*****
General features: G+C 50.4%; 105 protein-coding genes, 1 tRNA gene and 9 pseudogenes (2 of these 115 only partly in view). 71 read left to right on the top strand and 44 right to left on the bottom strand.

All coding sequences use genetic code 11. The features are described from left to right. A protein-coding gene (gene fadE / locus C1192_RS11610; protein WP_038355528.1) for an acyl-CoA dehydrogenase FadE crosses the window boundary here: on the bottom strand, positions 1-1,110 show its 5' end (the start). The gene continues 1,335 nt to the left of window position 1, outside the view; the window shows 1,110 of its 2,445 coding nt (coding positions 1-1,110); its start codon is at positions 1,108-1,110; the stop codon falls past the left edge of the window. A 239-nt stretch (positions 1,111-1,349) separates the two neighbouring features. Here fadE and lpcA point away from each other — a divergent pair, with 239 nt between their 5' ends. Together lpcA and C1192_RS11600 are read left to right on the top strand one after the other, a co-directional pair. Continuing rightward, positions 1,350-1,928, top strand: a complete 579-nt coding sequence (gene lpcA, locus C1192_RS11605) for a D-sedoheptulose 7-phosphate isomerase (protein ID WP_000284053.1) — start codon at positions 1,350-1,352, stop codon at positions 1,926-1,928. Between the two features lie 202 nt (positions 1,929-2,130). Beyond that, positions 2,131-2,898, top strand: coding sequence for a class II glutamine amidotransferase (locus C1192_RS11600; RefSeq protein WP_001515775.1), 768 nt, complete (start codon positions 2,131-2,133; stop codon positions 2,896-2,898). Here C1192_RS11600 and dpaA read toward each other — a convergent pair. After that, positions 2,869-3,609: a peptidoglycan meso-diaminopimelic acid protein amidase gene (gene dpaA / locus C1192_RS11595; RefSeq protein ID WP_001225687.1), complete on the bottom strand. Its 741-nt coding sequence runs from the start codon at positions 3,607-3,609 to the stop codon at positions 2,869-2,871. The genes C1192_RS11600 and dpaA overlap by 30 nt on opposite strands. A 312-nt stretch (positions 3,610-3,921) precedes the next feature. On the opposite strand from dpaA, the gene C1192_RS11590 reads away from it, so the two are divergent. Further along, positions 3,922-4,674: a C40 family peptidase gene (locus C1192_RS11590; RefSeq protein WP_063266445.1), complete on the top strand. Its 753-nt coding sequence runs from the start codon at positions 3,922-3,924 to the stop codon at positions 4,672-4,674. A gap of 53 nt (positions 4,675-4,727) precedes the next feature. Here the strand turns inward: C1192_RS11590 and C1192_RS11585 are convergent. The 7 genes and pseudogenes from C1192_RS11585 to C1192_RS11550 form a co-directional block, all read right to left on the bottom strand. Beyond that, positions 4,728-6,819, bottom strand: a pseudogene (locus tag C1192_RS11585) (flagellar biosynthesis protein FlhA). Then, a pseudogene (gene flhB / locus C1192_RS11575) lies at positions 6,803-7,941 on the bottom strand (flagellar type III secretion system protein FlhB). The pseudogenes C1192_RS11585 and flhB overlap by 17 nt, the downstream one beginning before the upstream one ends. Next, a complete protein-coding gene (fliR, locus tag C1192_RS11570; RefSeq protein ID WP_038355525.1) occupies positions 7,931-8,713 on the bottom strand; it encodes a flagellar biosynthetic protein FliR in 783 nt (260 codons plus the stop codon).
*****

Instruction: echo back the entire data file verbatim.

General features: G+C 50.4%; 105 protein-coding genes, 1 tRNA gene and 9 pseudogenes (2 of these 115 only partly in view). 71 read left to right on the top strand and 44 right to left on the bottom strand.

All coding sequences use genetic code 11. The features are described from left to right. A protein-coding gene (gene fadE / locus C1192_RS11610; protein WP_038355528.1) for an acyl-CoA dehydrogenase FadE crosses the window boundary here: on the bottom strand, positions 1-1,110 show its 5' end (the start). The gene continues 1,335 nt to the left of window position 1, outside the view; the window shows 1,110 of its 2,445 coding nt (coding positions 1-1,110); its start codon is at positions 1,108-1,110; the stop codon falls past the left edge of the window. A 239-nt stretch (positions 1,111-1,349) separates the two neighbouring features. Here fadE and lpcA point away from each other — a divergent pair, with 239 nt between their 5' ends. Together lpcA and C1192_RS11600 are read left to right on the top strand one after the other, a co-directional pair. Continuing rightward, positions 1,350-1,928, top strand: a complete 579-nt coding sequence (gene lpcA, locus C1192_RS11605) for a D-sedoheptulose 7-phosphate isomerase (protein ID WP_000284053.1) — start codon at positions 1,350-1,352, stop codon at positions 1,926-1,928. Between the two features lie 202 nt (positions 1,929-2,130). Beyond that, positions 2,131-2,898, top strand: coding sequence for a class II glutamine amidotransferase (locus C1192_RS11600; RefSeq protein WP_001515775.1), 768 nt, complete (start codon positions 2,131-2,133; stop codon positions 2,896-2,898). Here C1192_RS11600 and dpaA read toward each other — a convergent pair. After that, positions 2,869-3,609: a peptidoglycan meso-diaminopimelic acid protein amidase gene (gene dpaA / locus C1192_RS11595; RefSeq protein ID WP_001225687.1), complete on the bottom strand. Its 741-nt coding sequence runs from the start codon at positions 3,607-3,609 to the stop codon at positions 2,869-2,871. The genes C1192_RS11600 and dpaA overlap by 30 nt on opposite strands. A 312-nt stretch (positions 3,610-3,921) precedes the next feature. On the opposite strand from dpaA, the gene C1192_RS11590 reads away from it, so the two are divergent. Further along, positions 3,922-4,674: a C40 family peptidase gene (locus C1192_RS11590; RefSeq protein WP_063266445.1), complete on the top strand. Its 753-nt coding sequence runs from the start codon at positions 3,922-3,924 to the stop codon at positions 4,672-4,674. A gap of 53 nt (positions 4,675-4,727) precedes the next feature. Here the strand turns inward: C1192_RS11590 and C1192_RS11585 are convergent. The 7 genes and pseudogenes from C1192_RS11585 to C1192_RS11550 form a co-directional block, all read right to left on the bottom strand. Beyond that, positions 4,728-6,819, bottom strand: a pseudogene (locus tag C1192_RS11585) (flagellar biosynthesis protein FlhA). Then, a pseudogene (gene flhB / locus C1192_RS11575) lies at positions 6,803-7,941 on the bottom strand (flagellar type III secretion system protein FlhB). The pseudogenes C1192_RS11585 and flhB overlap by 17 nt, the downstream one beginning before the upstream one ends. Next, a complete protein-coding gene (fliR, locus tag C1192_RS11570; RefSeq protein ID WP_038355525.1) occupies positions 7,931-8,713 on the bottom strand; it encodes a flagellar biosynthetic protein FliR in 783 nt (260 codons plus the stop codon).